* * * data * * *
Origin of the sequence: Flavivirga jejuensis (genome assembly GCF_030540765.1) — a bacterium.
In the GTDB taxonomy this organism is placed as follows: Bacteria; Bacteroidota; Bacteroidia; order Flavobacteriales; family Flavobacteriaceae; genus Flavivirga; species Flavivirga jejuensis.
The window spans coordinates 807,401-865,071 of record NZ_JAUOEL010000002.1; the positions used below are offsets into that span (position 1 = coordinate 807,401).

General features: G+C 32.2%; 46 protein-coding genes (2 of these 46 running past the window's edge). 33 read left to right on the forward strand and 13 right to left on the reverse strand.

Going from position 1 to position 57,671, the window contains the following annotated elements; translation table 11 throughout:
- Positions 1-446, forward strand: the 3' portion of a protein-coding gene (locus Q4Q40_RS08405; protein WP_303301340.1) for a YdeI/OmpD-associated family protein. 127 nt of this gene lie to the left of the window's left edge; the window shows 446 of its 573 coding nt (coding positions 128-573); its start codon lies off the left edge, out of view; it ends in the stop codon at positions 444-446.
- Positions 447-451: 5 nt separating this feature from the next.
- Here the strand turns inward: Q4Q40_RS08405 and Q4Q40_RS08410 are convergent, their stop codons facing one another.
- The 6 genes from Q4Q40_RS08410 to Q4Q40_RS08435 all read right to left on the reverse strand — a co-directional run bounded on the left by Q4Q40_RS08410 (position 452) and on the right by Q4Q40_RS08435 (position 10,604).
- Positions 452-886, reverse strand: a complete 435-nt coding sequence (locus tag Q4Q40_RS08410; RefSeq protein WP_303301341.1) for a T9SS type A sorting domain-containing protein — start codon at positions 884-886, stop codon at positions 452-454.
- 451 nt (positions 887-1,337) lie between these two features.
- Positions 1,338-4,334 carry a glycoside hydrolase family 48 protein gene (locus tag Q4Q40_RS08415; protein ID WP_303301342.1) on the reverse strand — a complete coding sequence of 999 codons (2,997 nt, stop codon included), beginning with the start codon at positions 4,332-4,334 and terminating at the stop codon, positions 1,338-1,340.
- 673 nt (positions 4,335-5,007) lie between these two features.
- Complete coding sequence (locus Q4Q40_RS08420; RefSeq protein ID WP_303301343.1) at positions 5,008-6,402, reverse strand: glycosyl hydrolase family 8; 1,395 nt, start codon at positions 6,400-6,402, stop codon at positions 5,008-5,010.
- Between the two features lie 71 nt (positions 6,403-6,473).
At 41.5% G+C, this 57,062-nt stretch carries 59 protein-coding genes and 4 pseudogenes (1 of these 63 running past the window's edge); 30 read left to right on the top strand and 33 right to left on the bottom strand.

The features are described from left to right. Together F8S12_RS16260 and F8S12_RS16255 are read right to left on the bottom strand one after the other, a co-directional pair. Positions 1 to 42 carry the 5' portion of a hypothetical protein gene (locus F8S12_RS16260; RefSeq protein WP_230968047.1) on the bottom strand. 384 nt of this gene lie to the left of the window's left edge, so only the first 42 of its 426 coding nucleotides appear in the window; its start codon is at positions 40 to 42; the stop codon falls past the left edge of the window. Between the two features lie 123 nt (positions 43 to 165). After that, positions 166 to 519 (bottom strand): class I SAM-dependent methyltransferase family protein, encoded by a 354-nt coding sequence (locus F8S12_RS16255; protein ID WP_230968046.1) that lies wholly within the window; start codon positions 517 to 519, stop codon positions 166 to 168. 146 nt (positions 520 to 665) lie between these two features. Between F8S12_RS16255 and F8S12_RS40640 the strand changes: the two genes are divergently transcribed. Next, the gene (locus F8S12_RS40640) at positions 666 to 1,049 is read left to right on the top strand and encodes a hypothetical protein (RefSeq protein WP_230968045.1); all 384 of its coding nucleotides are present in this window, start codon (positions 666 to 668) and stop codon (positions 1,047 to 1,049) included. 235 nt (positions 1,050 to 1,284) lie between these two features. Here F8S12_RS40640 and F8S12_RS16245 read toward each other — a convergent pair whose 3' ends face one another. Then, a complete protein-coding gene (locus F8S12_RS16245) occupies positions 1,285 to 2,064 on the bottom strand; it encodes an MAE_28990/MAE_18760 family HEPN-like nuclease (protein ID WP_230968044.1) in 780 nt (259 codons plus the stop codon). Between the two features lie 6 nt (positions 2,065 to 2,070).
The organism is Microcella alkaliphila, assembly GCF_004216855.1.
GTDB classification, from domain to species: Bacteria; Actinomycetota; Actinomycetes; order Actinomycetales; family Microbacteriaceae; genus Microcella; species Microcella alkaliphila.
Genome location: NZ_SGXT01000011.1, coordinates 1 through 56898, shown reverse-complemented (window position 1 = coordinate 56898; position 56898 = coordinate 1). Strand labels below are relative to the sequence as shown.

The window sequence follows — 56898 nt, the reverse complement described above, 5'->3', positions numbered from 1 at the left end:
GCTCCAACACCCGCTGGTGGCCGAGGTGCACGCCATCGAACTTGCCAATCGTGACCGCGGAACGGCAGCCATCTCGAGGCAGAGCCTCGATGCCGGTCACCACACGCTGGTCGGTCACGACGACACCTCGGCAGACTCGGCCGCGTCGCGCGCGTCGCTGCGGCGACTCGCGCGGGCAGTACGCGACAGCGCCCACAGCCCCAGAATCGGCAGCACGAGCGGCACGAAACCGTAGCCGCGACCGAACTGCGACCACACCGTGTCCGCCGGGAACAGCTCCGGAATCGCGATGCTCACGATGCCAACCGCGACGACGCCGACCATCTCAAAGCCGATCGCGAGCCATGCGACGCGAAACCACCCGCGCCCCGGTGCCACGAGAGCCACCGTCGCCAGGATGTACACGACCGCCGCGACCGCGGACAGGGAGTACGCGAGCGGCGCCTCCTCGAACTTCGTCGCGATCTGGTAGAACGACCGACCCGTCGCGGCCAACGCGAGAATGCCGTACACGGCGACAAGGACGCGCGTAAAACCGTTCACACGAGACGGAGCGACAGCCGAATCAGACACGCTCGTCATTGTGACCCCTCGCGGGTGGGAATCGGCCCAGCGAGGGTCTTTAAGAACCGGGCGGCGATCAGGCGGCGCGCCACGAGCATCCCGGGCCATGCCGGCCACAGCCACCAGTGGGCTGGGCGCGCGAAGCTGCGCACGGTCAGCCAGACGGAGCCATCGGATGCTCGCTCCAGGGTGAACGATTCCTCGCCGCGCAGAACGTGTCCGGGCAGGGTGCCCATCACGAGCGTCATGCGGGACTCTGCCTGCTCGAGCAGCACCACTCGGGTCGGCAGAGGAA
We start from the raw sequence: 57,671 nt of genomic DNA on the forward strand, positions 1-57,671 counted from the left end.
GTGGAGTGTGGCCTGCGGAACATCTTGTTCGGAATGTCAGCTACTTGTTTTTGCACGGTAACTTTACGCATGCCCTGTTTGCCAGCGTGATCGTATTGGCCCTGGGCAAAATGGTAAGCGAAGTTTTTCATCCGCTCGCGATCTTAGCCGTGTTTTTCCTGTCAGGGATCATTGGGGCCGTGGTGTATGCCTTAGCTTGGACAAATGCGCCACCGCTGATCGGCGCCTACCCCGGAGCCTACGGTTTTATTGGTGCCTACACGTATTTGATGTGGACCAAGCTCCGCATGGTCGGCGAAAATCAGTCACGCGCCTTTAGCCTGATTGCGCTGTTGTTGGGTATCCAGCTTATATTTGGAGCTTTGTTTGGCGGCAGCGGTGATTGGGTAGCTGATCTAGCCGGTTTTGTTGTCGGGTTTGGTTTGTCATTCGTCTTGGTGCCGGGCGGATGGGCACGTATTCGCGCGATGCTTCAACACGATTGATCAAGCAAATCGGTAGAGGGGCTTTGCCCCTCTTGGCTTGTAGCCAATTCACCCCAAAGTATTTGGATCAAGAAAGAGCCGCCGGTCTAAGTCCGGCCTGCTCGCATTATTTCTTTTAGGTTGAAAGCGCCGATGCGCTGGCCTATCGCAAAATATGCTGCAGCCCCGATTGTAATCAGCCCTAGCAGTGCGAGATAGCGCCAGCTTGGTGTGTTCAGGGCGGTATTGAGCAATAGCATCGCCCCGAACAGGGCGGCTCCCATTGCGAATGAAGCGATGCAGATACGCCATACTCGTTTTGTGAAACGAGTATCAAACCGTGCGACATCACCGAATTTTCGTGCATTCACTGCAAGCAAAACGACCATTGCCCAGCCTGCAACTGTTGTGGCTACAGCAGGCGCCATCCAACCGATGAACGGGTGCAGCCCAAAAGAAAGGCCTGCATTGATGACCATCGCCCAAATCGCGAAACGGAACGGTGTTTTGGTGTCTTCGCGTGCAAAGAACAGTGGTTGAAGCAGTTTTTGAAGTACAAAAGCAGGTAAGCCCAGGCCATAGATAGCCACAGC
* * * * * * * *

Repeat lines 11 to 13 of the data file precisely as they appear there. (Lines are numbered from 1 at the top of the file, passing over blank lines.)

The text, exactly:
- 451 nt (positions 887-1,337) lie between these two features.
- Positions 1,338-4,334 carry a glycoside hydrolase family 48 protein gene (locus tag Q4Q40_RS08415; protein ID WP_303301342.1) on the reverse strand — a complete coding sequence of 999 codons (2,997 nt, stop codon included), beginning with the start codon at positions 4,332-4,334 and terminating at the stop codon, positions 1,338-1,340.
- 673 nt (positions 4,335-5,007) lie between these two features.